- The Washington Times - Friday, December 21, 2001

U.S. special-operations troops in the Tora Bora area of Afghanistan have been forced to let some al Qaeda fighters escape to Pakistan because of strict rules of engagement.
A senior military official said the covert warriors must seek approval from U.S. Central Command before firing on people they identify as al Qaeda fighters trying to flee Afghanistan. The Americans are free to fire if they feel threatened or when raiding enemy compounds.
In communicating on secure radios through the chain of command, the commandos must "tell how many people there are, which way they are moving and why they think they are al Qaeda," said the source, who spoke on the condition of anonymity.
This official estimated that scores of al Qaeda tracked by U.S. troops have made it safely to Pakistan the past week because approval to fire was not given promptly or not given at all. The al Qaeda ragtag troops are waiting for the cover of darkness, then leaving their caves to make the dangerous journey across the border.
The military official said the tight rules of engagement (ROE) are part of an overall policy of Army Gen. Tommy Franks, the campaign's commander, to keep civilian, or collateral, casualties as low as possible. He does not want a group of civilians mistaken for al Qaeda troops and mistakenly killed. Gen. Franks heads the Central Command at MacDill Air Force Base in Tampa, Fla.
The military official said, "people moving at night, that's not the Afghan people. They're either al Qaeda or drug runners. So kill them."
"You wonder how a lot of them have sneaked out of Afghanistan? This is how."
Cmdr. Ernest Duplessis, a Central Command spokesman, said the command could not comment on ROE. "We're not able to go into specifics," he said. "Obviously, you are able to protect yourself."
U.S. commandos have been operating for weeks in the mountainous Tora Bora area, traveling mostly at night as they hunt for escaping al Qaeda fighters and their leader, Osama bin Laden.
A senior administration official said the ROE are "a blessing and a curse of instant communications and satellite communications. The guys can micromanage from Tampa things that are happening on the ground in Afghanistan."
"Overall, however, the special-operations community has been pleased with the freedom Gen. Franks has given commandos to plan and execute missions," administration officials say.
Anti-Taliban forces routed most of the estimated 1,000 terrorist army from cave hide-outs, and then declared victory on Sunday, leaving the dangerous cave-by-cave combat to the American and British commandos.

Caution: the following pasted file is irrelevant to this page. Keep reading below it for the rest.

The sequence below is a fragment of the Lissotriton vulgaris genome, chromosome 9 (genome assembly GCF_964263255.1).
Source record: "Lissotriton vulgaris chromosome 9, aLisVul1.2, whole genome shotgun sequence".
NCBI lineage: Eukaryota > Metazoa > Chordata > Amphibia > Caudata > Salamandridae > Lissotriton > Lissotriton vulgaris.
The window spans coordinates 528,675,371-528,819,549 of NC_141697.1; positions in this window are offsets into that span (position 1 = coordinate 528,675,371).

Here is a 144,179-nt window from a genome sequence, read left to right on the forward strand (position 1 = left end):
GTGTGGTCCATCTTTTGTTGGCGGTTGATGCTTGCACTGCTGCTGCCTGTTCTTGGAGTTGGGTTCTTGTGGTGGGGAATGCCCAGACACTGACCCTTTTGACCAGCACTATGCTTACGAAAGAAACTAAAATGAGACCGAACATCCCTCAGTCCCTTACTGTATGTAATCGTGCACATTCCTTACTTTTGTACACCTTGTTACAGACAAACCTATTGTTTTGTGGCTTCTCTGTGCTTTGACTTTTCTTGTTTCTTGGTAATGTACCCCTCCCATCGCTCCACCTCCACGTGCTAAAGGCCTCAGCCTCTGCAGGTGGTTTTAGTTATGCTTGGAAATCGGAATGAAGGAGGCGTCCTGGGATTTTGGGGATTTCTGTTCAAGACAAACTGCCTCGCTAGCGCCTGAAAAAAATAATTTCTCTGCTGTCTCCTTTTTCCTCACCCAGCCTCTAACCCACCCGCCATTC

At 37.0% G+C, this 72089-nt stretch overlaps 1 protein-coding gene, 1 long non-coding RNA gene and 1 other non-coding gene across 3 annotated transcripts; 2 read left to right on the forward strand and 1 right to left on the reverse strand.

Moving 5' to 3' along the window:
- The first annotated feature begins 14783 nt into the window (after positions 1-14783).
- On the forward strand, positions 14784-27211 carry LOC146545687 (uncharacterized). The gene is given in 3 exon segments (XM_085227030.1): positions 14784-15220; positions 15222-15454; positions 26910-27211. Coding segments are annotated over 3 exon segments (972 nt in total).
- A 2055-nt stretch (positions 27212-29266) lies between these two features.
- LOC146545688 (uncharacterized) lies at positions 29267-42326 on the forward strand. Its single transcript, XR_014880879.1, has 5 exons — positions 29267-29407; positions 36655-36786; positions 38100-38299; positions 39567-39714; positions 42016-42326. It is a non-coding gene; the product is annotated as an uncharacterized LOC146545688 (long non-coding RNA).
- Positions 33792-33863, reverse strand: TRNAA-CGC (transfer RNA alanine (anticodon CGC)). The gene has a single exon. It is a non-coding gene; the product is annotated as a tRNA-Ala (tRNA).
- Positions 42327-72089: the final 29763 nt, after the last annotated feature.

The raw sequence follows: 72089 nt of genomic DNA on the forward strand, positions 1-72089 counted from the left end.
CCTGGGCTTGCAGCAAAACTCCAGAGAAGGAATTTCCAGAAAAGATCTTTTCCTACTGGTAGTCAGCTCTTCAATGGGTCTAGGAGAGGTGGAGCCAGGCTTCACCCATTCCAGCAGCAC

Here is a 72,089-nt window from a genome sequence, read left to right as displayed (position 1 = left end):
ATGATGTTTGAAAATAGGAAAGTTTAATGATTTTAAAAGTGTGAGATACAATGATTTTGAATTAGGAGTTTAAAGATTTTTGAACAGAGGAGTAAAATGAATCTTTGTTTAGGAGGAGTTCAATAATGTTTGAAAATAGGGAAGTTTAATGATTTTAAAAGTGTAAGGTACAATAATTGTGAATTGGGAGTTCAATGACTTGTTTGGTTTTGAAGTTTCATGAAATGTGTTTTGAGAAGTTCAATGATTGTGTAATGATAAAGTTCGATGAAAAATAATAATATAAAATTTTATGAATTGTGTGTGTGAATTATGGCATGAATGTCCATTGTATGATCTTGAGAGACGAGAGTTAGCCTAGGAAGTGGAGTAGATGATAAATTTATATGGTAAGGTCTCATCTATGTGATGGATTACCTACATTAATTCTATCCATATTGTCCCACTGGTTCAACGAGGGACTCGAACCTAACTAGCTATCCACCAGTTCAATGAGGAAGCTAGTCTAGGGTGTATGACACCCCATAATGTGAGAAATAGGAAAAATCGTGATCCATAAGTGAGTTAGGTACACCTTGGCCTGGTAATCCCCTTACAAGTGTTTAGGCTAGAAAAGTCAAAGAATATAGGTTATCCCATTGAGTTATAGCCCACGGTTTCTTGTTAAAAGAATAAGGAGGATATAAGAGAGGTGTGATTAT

But hundreds of al Qaeda warriors, mostly Arabs and Pakistanis, escaped south toward the Pakistan border. The Americans are hunting them, using classified tactics, stealth and night-vision gear to see the enemy first.
Pakistan has stationed thousands of troops on the border and has captured several hundred al Qaeda fighters. The U.S. worries that those who evade both the Americans and the Pakistanis will eventually make it to another country and plan new terror missions.
The military source told of one incident earlier this week. A special-operations team spotted 22 al Qaeda fighters moving along a trail. They positively identified them as al Qaeda, but then had to wait for approval from Tampa. The delay forced them to reposition twice, jeopardizing the element of surprise.
The official said they finally got approval to fire and killed the al Qaeda fighters.
The overall mission in Afghanistan, as stated frequently by Defense Secretary Donald H. Rumsfeld and Gen. Franks, is to eliminate the Taliban leadership and all of al Qaeda. Mr. Rumsfeld has often said any al Qaeda warriors who escape will be free to create mischief in other countries.
He praised coordination between his troops and the Pakistani border guards.
"We have people who are communicating with them and doing everything humanly possible to avoid having the people that we're pressing in Afghanistan from moving into neighboring countries where they could cause damage and terrorist acts there," Mr. Rumsfeld said. "Our goal is to stop them, not to simply move the problem from one nation to another."
Mr. Rumsfeld described the enemy as "dangerous and armed."
That point was driven home on Wednesday when captured al Qaeda fighters seized the weapons of Pakistani guards while being moved in a bus to a jail. Fourteen guards and al Qaeda troops were killed.


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